As Myanmar sheds its military dictatorship and creaks open to the world, tourists are quickly flooding in. The opening up of our Southeast Asian neighbour means new adventures abound right next door. It won't be long before the Mergui islands become an exciting alternative to Koh Tao or Phi Phi. So when I was invited to join the soft opening of a cruise on a 85 ft (25 meters) classic double-plank teak yacht exploring the 400-kilometer stretch of islands, I didn't hesitate to accept.
During the seventeenth century, at the height of Thailand's territorial expansion, the Kingdom of Siam claimed the city of Mergui, the mainland gateway to the islands. Now called Myeik, it was a port and trading hub. Three hundred years later, Mergui town is less busy and the islands remain isolated. It is a place for travellers obsessed with being "off-the-beaten-path", "the first to set foot on" or "the only foreigner in sight."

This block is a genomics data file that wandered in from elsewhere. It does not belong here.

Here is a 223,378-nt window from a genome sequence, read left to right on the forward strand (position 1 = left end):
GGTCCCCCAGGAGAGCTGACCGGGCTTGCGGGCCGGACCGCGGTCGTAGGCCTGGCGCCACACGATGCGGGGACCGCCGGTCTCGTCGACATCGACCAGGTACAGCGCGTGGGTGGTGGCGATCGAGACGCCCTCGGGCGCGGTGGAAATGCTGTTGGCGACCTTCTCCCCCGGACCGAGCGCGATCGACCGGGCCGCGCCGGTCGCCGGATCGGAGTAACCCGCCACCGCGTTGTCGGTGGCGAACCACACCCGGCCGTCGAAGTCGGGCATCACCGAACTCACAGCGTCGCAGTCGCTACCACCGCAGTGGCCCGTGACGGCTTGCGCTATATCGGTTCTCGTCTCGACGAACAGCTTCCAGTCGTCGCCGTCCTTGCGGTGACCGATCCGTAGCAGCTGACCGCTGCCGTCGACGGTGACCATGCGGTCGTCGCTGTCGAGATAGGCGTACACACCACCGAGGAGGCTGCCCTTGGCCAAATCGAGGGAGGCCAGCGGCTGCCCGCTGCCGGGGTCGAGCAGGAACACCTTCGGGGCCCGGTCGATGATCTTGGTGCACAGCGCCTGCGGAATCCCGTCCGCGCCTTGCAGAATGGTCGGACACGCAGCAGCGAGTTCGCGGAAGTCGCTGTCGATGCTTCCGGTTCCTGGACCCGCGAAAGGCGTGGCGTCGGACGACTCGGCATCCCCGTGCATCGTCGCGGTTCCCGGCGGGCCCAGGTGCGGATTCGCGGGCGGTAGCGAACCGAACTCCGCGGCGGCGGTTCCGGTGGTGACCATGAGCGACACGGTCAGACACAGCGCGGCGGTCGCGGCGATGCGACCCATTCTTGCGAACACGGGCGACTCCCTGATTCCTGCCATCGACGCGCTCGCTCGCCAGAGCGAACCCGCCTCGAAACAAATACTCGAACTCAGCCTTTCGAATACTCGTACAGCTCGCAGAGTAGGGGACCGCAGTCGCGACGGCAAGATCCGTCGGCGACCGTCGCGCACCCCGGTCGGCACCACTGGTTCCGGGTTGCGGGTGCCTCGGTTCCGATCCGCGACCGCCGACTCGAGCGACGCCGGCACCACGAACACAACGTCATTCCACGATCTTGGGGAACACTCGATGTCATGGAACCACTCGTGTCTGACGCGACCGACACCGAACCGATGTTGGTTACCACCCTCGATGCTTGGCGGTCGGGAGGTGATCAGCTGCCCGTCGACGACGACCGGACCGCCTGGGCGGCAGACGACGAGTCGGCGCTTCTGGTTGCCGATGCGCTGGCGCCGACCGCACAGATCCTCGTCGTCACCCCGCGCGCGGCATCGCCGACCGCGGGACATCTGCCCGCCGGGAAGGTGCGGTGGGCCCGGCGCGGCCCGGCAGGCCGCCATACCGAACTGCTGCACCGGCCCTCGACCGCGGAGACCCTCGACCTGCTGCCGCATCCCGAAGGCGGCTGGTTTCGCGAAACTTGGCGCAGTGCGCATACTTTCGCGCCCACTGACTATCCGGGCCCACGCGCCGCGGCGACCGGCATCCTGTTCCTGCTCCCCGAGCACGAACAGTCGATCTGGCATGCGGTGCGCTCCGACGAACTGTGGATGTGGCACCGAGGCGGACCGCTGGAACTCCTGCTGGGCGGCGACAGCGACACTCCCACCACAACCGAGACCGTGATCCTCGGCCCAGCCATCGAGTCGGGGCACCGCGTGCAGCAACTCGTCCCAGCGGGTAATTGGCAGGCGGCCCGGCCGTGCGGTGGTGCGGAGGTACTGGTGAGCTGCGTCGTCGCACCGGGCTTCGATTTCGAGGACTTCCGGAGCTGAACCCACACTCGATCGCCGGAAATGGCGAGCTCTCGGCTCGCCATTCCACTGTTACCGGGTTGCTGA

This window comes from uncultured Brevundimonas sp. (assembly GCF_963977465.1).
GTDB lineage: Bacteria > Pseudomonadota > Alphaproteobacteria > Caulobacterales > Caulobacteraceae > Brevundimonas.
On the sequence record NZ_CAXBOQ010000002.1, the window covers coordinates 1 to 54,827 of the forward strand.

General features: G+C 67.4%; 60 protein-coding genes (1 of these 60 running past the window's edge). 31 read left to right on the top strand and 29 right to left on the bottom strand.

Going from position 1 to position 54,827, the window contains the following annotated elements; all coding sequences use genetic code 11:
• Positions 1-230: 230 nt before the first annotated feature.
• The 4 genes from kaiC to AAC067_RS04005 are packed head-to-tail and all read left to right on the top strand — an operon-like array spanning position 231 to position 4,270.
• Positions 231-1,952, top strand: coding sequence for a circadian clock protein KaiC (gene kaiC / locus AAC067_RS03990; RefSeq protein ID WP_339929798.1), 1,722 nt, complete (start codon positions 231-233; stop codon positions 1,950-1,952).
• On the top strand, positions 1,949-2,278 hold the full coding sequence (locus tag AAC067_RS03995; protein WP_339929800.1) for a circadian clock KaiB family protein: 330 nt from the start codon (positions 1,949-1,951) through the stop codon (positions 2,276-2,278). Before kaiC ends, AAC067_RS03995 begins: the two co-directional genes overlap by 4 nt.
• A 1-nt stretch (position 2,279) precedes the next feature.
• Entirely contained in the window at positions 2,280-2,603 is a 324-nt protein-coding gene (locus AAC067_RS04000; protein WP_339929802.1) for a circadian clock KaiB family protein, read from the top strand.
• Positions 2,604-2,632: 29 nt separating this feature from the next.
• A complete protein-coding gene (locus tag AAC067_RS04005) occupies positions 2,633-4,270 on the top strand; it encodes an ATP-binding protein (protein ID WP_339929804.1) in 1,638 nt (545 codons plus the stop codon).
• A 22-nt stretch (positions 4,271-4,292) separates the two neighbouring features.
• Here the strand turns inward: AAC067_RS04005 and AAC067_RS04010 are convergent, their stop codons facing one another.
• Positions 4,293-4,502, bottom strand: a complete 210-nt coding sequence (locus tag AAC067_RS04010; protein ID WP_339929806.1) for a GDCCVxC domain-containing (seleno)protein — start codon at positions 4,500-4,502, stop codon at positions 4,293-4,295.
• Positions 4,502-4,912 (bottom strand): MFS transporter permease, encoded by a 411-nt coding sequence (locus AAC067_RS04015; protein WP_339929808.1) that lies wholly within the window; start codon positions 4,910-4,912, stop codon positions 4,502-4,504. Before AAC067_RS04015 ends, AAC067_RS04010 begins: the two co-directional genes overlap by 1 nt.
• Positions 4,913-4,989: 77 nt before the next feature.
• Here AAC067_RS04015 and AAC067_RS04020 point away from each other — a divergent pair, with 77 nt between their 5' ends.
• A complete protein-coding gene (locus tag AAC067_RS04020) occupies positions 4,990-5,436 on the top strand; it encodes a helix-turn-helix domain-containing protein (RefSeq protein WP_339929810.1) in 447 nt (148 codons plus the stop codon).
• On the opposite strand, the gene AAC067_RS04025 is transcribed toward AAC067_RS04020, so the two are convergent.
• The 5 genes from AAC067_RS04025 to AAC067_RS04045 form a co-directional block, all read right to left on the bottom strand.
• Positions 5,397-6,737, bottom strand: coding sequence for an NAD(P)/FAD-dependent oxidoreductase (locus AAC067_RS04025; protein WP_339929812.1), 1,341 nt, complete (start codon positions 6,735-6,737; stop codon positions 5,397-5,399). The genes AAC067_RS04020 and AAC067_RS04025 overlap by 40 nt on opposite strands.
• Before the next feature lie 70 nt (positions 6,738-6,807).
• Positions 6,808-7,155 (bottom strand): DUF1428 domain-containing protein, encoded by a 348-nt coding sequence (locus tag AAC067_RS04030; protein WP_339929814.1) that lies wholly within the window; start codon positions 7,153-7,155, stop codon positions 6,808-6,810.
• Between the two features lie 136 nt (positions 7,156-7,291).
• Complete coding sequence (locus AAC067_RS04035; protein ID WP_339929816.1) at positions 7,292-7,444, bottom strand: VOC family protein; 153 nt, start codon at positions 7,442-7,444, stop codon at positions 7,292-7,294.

Here's a glimpse of the little life that exists on the islands-- mainly fisherman and sea gypsies, also called the Moken.